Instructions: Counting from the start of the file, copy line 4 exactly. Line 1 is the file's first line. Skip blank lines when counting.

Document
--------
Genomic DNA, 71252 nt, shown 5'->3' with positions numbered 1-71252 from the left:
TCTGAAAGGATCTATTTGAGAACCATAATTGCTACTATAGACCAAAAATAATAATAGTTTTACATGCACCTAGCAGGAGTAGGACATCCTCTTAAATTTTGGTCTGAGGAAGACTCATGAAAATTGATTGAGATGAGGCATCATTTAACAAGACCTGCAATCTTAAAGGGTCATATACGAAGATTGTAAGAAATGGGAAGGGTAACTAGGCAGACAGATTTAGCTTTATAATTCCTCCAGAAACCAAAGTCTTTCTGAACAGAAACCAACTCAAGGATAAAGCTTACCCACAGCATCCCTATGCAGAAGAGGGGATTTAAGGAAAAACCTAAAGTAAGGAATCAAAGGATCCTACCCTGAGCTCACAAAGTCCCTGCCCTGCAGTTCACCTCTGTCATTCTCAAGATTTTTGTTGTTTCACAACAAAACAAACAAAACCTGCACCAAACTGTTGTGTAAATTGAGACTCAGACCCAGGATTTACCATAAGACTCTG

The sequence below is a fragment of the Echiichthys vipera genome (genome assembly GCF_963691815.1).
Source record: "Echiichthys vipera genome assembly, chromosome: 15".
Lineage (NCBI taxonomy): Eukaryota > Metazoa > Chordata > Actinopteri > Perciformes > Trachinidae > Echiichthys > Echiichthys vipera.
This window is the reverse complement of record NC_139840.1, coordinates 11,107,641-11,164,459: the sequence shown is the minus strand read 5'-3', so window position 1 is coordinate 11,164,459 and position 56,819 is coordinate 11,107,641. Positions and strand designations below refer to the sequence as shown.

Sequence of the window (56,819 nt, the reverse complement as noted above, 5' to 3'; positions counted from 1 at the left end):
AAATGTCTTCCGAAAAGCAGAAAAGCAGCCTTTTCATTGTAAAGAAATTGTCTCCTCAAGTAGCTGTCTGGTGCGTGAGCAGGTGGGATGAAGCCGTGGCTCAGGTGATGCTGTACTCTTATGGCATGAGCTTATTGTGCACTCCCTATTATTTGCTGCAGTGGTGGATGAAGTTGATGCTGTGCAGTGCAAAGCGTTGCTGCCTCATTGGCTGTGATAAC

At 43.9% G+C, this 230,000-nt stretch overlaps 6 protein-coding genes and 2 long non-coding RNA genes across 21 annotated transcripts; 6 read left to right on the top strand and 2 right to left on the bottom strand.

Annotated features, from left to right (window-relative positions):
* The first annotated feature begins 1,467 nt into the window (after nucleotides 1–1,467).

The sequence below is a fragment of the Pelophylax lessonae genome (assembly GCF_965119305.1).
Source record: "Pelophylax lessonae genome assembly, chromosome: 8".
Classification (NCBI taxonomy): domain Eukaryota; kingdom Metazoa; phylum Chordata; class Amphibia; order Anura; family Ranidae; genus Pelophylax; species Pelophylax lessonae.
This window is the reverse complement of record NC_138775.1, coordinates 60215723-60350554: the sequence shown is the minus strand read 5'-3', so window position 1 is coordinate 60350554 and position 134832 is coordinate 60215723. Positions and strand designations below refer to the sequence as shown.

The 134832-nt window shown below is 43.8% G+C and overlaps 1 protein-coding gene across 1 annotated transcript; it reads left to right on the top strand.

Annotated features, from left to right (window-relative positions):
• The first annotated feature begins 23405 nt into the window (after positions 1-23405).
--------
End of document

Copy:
Source record: "Echiichthys vipera genome assembly, chromosome: 15".